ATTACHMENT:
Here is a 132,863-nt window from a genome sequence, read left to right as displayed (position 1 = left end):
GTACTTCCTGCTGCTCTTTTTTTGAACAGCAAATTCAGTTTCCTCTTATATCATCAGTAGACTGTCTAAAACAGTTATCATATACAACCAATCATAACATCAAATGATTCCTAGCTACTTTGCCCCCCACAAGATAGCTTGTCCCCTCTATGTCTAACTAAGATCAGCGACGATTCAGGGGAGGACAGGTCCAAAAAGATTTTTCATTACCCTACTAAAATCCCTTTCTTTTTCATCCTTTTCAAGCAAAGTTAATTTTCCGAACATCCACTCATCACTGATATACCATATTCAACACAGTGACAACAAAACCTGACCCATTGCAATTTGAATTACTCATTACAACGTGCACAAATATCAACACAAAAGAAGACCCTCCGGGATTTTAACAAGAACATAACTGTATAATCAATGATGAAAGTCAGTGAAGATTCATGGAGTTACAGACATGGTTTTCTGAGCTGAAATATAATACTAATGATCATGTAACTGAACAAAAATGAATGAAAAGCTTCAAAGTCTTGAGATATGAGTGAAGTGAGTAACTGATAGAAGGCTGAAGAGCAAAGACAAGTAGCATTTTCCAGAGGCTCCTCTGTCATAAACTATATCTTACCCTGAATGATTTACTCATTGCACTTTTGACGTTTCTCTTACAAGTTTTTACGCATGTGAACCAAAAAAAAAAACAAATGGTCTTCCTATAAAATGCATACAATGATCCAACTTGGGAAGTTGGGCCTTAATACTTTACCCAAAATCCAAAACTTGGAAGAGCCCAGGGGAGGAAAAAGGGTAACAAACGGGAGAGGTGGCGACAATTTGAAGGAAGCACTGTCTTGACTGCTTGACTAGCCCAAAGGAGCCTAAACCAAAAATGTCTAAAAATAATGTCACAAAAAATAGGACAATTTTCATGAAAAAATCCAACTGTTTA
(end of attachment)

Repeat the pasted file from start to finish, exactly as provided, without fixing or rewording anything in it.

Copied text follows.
Here is a 132,863-nt window from a genome sequence, read left to right as displayed (position 1 = left end):
GTACTTCCTGCTGCTCTTTTTTTGAACAGCAAATTCAGTTTCCTCTTATATCATCAGTAGACTGTCTAAAACAGTTATCATATACAACCAATCATAACATCAAATGATTCCTAGCTACTTTGCCCCCCACAAGATAGCTTGTCCCCTCTATGTCTAACTAAGATCAGCGACGATTCAGGGGAGGACAGGTCCAAAAAGATTTTTCATTACCCTACTAAAATCCCTTTCTTTTTCATCCTTTTCAAGCAAAGTTAATTTTCCGAACATCCACTCATCACTGATATACCATATTCAACACAGTGACAACAAAACCTGACCCATTGCAATTTGAATTACTCATTACAACGTGCACAAATATCAACACAAAAGAAGACCCTCCGGGATTTTAACAAGAACATAACTGTATAATCAATGATGAAAGTCAGTGAAGATTCATGGAGTTACAGACATGGTTTTCTGAGCTGAAATATAATACTAATGATCATGTAACTGAACAAAAATGAATGAAAAGCTTCAAAGTCTTGAGATATGAGTGAAGTGAGTAACTGATAGAAGGCTGAAGAGCAAAGACAAGTAGCATTTTCCAGAGGCTCCTCTGTCATAAACTATATCTTACCCTGAATGATTTACTCATTGCACTTTTGACGTTTCTCTTACAAGTTTTTACGCATGTGAACCAAAAAAAAAAACAAATGGTCTTCCTATAAAATGCATACAATGATCCAACTTGGGAAGTTGGGCCTTAATACTTTACCCAAAATCCAAAACTTGGAAGAGCCCAGGGGAGGAAAAAGGGTAACAAACGGGAGAGGTGGCGACAATTTGAAGGAAGCACTGTCTTGACTGCTTGACTAGCCCAAAGGAGCCTAAACCAAAAATGTCTAAAAATAATGTCACAAAAAATAGGACAATTTTCATGAAAAAATCCAACTGTTTA